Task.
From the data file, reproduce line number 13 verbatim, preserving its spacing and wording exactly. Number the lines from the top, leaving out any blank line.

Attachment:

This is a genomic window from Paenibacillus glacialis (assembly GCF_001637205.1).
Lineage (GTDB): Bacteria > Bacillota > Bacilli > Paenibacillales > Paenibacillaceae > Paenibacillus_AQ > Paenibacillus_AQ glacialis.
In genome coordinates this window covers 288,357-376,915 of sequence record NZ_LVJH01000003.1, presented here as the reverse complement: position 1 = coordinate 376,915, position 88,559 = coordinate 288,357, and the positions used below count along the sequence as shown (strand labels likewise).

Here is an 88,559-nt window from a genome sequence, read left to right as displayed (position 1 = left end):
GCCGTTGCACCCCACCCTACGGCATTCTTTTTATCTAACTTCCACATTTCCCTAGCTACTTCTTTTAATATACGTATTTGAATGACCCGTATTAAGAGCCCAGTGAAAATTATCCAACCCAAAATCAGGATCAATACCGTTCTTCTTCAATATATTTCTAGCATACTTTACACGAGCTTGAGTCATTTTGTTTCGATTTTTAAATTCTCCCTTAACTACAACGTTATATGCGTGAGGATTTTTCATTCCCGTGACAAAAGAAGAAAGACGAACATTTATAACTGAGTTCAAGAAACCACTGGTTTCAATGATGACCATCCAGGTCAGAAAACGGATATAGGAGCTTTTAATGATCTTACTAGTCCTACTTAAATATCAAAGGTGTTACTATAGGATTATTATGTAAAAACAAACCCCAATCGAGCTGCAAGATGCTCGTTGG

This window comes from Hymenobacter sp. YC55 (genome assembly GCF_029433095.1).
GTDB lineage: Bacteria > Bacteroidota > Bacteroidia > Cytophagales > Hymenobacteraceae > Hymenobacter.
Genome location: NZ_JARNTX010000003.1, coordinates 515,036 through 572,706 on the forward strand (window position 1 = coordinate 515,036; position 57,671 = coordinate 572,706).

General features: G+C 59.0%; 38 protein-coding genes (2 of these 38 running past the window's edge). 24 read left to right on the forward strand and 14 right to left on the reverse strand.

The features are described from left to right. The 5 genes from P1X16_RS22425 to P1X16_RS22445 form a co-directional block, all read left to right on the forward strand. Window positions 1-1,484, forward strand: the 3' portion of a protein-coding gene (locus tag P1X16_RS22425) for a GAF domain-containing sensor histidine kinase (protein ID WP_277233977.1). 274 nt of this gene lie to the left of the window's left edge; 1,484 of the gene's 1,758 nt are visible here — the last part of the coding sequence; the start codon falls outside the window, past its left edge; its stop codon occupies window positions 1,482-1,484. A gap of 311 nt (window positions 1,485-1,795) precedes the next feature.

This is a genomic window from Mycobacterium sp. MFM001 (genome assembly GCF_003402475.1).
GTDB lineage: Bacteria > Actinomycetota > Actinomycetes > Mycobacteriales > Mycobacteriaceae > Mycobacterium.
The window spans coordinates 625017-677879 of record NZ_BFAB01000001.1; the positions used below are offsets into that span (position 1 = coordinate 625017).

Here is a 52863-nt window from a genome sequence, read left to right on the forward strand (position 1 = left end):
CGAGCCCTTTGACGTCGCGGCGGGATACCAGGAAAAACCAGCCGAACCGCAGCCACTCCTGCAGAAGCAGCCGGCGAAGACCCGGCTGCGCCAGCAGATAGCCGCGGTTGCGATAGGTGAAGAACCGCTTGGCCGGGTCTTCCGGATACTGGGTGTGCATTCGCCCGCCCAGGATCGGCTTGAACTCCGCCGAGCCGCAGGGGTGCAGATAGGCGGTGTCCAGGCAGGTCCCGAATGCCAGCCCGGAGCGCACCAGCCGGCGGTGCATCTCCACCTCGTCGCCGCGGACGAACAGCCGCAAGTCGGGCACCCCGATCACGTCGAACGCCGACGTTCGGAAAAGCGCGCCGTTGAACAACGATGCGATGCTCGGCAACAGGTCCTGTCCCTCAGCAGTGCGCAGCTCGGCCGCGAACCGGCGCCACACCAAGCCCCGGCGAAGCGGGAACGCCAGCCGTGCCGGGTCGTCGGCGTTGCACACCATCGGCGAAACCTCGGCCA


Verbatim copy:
The window spans coordinates 625017-677879 of record NZ_BFAB01000001.1; the positions used below are offsets into that span (position 1 = coordinate 625017).